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Numerical and analytical investigation of barium sulphate crystallization

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http://pubman.mpdl.mpg.de/cone/persons/resource/persons86497

Sundmacher,  Kai
Process Systems Engineering, Max Planck Institute for Dynamics of Complex Technical Systems, Max Planck Society;
Otto-von-Guericke-Universität Magdeburg, External Organizations;

http://pubman.mpdl.mpg.de/cone/persons/resource/persons86477

Seidel-Morgenstern,  A.
Physical and Chemical Foundations of Process Engineering, Max Planck Institute for Dynamics of Complex Technical Systems, Max Planck Society;
Otto-von-Guericke-Universität Magdeburg, External Organizations;

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Citation

Öncül, A. A., Sundmacher, K., Seidel-Morgenstern, A., & Thevenin, D. (2006). Numerical and analytical investigation of barium sulphate crystallization. Chemical Engineering Science, 61(2), 652-664. doi:10.1016/j.ces.2005.07.037.


Cite as: http://hdl.handle.net/11858/00-001M-0000-0013-9A82-1
Abstract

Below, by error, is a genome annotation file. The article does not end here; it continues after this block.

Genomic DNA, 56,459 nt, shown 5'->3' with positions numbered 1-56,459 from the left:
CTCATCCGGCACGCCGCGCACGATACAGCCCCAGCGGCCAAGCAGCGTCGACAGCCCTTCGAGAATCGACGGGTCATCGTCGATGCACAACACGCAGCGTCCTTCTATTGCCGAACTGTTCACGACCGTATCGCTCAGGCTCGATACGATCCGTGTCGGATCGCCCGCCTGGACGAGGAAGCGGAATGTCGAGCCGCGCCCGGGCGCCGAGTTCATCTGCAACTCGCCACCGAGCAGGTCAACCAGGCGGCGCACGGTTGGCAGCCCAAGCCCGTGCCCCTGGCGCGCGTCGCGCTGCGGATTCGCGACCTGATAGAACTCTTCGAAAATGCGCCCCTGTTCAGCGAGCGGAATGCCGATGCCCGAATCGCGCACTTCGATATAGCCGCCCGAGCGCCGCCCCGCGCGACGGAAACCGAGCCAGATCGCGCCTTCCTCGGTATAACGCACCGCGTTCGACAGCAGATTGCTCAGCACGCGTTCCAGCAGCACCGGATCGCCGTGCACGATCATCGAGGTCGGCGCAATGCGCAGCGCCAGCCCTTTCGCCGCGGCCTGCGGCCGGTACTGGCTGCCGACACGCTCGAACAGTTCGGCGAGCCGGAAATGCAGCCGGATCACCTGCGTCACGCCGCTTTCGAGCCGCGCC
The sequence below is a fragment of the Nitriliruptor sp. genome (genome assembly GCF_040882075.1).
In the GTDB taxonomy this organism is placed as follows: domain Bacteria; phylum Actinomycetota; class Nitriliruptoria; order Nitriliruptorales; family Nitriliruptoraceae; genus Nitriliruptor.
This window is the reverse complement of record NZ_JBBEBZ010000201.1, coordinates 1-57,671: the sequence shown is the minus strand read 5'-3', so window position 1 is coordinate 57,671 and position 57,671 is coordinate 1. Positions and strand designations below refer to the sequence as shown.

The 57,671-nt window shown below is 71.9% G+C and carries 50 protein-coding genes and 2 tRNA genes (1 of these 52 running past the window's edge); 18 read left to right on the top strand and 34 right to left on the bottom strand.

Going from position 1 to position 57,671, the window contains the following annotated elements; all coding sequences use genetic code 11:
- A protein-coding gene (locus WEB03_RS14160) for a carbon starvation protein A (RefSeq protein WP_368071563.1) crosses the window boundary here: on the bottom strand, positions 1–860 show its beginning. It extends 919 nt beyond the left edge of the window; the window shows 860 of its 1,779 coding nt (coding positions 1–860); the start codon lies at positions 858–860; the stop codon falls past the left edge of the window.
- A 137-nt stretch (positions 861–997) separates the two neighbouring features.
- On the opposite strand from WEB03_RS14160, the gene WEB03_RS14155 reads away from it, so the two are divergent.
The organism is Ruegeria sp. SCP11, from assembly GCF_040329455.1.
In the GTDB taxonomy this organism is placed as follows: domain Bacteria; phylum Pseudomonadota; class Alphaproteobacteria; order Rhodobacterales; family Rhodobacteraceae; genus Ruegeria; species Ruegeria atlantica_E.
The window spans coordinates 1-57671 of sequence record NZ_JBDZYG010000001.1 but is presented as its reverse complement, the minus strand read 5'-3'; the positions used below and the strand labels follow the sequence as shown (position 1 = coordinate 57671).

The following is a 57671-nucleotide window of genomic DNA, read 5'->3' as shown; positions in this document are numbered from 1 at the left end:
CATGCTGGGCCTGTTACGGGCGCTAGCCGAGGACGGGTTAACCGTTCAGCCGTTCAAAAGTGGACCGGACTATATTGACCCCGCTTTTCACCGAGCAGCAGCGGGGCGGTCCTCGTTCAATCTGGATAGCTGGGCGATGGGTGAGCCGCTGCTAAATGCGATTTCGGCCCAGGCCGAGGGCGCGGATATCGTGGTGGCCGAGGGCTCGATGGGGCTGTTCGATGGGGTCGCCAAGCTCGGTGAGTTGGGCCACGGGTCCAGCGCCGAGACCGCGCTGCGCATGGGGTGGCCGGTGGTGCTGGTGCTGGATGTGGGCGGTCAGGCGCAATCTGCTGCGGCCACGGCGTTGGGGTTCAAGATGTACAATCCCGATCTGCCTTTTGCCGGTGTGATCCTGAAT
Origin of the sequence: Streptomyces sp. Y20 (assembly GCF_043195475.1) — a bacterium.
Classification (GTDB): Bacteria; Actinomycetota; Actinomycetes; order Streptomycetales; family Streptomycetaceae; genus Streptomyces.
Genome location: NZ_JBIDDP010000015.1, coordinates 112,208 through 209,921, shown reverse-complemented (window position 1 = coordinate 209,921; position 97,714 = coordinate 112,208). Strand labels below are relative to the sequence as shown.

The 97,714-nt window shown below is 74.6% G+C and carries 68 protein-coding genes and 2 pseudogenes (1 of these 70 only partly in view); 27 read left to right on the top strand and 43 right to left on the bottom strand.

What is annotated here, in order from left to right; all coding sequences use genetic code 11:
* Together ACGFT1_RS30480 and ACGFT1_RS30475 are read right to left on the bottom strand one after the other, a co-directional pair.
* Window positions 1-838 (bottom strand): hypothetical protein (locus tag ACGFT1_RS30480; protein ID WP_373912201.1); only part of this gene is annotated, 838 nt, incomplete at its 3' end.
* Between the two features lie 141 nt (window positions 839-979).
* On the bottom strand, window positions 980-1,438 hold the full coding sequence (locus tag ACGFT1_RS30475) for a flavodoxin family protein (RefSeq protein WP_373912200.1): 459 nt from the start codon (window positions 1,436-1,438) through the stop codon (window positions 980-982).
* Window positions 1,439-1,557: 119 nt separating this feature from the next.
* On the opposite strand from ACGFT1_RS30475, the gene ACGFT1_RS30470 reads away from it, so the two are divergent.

This paper considers the crystallization of BaSO4 in turbulent flows using numerical simulations, since many questions are still open for this important process. The corresponding calculations are performed both for steady state and for time-dependent conditions, for homogeneous as well as for mixing-controlled flows. The employed kinetic model has been coupled with a standard method of moments using the first four moments in order to compute the evolution of the crystal population. Assuming a prescribed function shape, for example a Gaussian, this further allows to depict the crystal size distribution (CSD) as a function of time or of the spatial position in the crystallization reactor. Time-dependent simulations in a homogeneous flow are first validated by comparison with the exact solution of the corresponding full reaction kinetic model. After this successful validation, steady-state calculations are performed for a coaxial pipe mixer using two different reference problems available in the literature. The quality of the employed numerical model is first checked by comparing with experimental results from Marchisio et al. (American Institute of Chemical Engineers Journal 48, 2039–2050). Further simulations are then carried out for a second mixing problem (configuration of Wei and Garside (Chemical Engineering Research & Design 75(A2), 219–227)), for which numerical results are available. For this second case, since the numerical methods and physical models used in the present work have been noticeably improved compared to the original publication (finer grid, higher level of convergence, more accurate computation of the activity coefficient…), considerable differences in the findings are observed. Nevertheless, the coupling of a Computational Fluid Dynamics code (here Fluent 6.1) with the standard method of moments using User-Defined Functions and Scalars, followed by an extensive post-processing of the results leads to a detailed prediction of the obtained CSD for crystallization processes in non-homogeneous turbulent flows. © 2006 Elsevier B.V. All rights reserved [accessed 2013 November 27th]